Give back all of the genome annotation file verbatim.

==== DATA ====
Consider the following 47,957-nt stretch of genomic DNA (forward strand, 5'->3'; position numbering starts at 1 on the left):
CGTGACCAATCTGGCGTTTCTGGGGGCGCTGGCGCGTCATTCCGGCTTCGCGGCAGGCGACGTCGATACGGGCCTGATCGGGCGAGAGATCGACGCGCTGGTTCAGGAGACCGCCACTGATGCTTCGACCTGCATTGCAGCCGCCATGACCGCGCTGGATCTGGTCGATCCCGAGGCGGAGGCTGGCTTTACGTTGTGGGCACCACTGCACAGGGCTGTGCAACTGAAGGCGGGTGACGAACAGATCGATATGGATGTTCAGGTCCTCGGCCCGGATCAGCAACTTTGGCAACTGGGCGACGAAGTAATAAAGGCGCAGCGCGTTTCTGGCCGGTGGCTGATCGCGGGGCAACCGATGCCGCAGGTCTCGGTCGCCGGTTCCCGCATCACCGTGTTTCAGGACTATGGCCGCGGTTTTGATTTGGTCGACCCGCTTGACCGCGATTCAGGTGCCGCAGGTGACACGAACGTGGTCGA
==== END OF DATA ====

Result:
Consider the following 47,957-nt stretch of genomic DNA (forward strand, 5'->3'; position numbering starts at 1 on the left):
CGTGACCAATCTGGCGTTTCTGGGGGCGCTGGCGCGTCATTCCGGCTTCGCGGCAGGCGACGTCGATACGGGCCTGATCGGGCGAGAGATCGACGCGCTGGTTCAGGAGACCGCCACTGATGCTTCGACCTGCATTGCAGCCGCCATGACCGCGCTGGATCTGGTCGATCCCGAGGCGGAGGCTGGCTTTACGTTGTGGGCACCACTGCACAGGGCTGTGCAACTGAAGGCGGGTGACGAACAGATCGATATGGATGTTCAGGTCCTCGGCCCGGATCAGCAACTTTGGCAACTGGGCGACGAAGTAATAAAGGCGCAGCGCGTTTCTGGCCGGTGGCTGATCGCGGGGCAACCGATGCCGCAGGTCTCGGTCGCCGGTTCCCGCATCACCGTGTTTCAGGACTATGGCCGCGGTTTTGATTTGGTCGACCCGCTTGACCGCGATTCAGGTGCCGCAGGTGACACGAACGTGGTCGA